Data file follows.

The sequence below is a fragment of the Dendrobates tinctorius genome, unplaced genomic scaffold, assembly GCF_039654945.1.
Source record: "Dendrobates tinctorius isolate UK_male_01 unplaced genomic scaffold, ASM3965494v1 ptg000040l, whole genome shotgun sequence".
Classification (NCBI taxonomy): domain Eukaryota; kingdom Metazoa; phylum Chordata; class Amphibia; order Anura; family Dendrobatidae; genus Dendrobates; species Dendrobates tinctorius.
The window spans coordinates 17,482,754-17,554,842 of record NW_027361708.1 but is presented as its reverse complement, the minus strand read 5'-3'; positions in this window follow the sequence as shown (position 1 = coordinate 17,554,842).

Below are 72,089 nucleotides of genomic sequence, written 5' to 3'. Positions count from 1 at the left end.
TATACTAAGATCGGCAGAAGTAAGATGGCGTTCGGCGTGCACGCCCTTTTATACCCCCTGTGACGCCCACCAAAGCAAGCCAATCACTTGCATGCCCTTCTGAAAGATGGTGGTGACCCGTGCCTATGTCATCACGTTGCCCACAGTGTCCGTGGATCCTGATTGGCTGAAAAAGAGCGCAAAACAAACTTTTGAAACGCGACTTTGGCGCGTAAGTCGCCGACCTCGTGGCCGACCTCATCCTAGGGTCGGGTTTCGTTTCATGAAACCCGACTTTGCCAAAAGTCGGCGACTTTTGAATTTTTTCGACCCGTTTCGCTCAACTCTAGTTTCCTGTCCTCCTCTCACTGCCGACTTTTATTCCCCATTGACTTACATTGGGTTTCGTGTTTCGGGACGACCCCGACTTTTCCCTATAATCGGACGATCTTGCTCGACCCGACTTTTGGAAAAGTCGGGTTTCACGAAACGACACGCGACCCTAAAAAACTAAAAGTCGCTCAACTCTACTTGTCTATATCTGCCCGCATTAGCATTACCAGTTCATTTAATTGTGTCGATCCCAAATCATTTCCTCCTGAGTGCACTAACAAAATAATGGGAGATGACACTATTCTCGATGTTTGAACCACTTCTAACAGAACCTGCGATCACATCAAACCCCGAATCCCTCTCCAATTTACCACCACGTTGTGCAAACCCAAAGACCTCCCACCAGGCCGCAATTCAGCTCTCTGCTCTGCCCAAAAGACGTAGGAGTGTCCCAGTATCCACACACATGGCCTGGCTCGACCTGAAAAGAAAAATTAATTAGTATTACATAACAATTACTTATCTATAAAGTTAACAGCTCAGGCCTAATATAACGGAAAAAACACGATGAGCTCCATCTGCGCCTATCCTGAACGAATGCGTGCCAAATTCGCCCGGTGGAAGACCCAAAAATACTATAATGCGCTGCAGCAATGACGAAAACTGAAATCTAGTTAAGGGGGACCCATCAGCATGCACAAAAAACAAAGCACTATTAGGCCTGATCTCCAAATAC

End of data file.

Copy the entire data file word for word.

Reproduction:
The sequence below is a fragment of the Dendrobates tinctorius genome, unplaced genomic scaffold, assembly GCF_039654945.1.
Source record: "Dendrobates tinctorius isolate UK_male_01 unplaced genomic scaffold, ASM3965494v1 ptg000040l, whole genome shotgun sequence".
Classification (NCBI taxonomy): domain Eukaryota; kingdom Metazoa; phylum Chordata; class Amphibia; order Anura; family Dendrobatidae; genus Dendrobates; species Dendrobates tinctorius.
The window spans coordinates 17,482,754-17,554,842 of record NW_027361708.1 but is presented as its reverse complement, the minus strand read 5'-3'; positions in this window follow the sequence as shown (position 1 = coordinate 17,554,842).

Below are 72,089 nucleotides of genomic sequence, written 5' to 3'. Positions count from 1 at the left end.
TATACTAAGATCGGCAGAAGTAAGATGGCGTTCGGCGTGCACGCCCTTTTATACCCCCTGTGACGCCCACCAAAGCAAGCCAATCACTTGCATGCCCTTCTGAAAGATGGTGGTGACCCGTGCCTATGTCATCACGTTGCCCACAGTGTCCGTGGATCCTGATTGGCTGAAAAAGAGCGCAAAACAAACTTTTGAAACGCGACTTTGGCGCGTAAGTCGCCGACCTCGTGGCCGACCTCATCCTAGGGTCGGGTTTCGTTTCATGAAACCCGACTTTGCCAAAAGTCGGCGACTTTTGAATTTTTTCGACCCGTTTCGCTCAACTCTAGTTTCCTGTCCTCCTCTCACTGCCGACTTTTATTCCCCATTGACTTACATTGGGTTTCGTGTTTCGGGACGACCCCGACTTTTCCCTATAATCGGACGATCTTGCTCGACCCGACTTTTGGAAAAGTCGGGTTTCACGAAACGACACGCGACCCTAAAAAACTAAAAGTCGCTCAACTCTACTTGTCTATATCTGCCCGCATTAGCATTACCAGTTCATTTAATTGTGTCGATCCCAAATCATTTCCTCCTGAGTGCACTAACAAAATAATGGGAGATGACACTATTCTCGATGTTTGAACCACTTCTAACAGAACCTGCGATCACATCAAACCCCGAATCCCTCTCCAATTTACCACCACGTTGTGCAAACCCAAAGACCTCCCACCAGGCCGCAATTCAGCTCTCTGCTCTGCCCAAAAGACGTAGGAGTGTCCCAGTATCCACACACATGGCCTGGCTCGACCTGAAAAGAAAAATTAATTAGTATTACATAACAATTACTTATCTATAAAGTTAACAGCTCAGGCCTAATATAACGGAAAAAACACGATGAGCTCCATCTGCGCCTATCCTGAACGAATGCGTGCCAAATTCGCCCGGTGGAAGACCCAAAAATACTATAATGCGCTGCAGCAATGACGAAAACTGAAATCTAGTTAAGGGGGACCCATCAGCATGCACAAAAAACAAAGCACTATTAGGCCTGATCTCCAAATAC